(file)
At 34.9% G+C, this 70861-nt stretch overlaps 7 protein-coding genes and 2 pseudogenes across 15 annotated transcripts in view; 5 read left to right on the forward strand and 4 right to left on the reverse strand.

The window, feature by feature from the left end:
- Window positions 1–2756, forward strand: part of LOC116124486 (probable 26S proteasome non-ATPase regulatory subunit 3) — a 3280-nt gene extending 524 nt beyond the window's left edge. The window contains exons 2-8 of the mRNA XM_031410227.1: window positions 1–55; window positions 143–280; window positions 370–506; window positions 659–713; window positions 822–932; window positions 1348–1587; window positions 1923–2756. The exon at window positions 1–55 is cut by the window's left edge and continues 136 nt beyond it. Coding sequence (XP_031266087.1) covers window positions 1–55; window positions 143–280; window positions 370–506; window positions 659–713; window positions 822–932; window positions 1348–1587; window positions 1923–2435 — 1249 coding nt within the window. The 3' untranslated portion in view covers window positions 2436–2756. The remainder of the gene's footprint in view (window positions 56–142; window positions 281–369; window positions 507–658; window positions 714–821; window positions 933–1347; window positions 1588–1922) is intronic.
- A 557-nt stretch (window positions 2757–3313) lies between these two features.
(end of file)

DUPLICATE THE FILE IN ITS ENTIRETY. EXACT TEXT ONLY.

At 34.9% G+C, this 70861-nt stretch overlaps 7 protein-coding genes and 2 pseudogenes across 15 annotated transcripts in view; 5 read left to right on the forward strand and 4 right to left on the reverse strand.

The window, feature by feature from the left end:
- Window positions 1–2756, forward strand: part of LOC116124486 (probable 26S proteasome non-ATPase regulatory subunit 3) — a 3280-nt gene extending 524 nt beyond the window's left edge. The window contains exons 2-8 of the mRNA XM_031410227.1: window positions 1–55; window positions 143–280; window positions 370–506; window positions 659–713; window positions 822–932; window positions 1348–1587; window positions 1923–2756. The exon at window positions 1–55 is cut by the window's left edge and continues 136 nt beyond it. Coding sequence (XP_031266087.1) covers window positions 1–55; window positions 143–280; window positions 370–506; window positions 659–713; window positions 822–932; window positions 1348–1587; window positions 1923–2435 — 1249 coding nt within the window. The 3' untranslated portion in view covers window positions 2436–2756. The remainder of the gene's footprint in view (window positions 56–142; window positions 281–369; window positions 507–658; window positions 714–821; window positions 933–1347; window positions 1588–1922) is intronic.
- A 557-nt stretch (window positions 2757–3313) lies between these two features.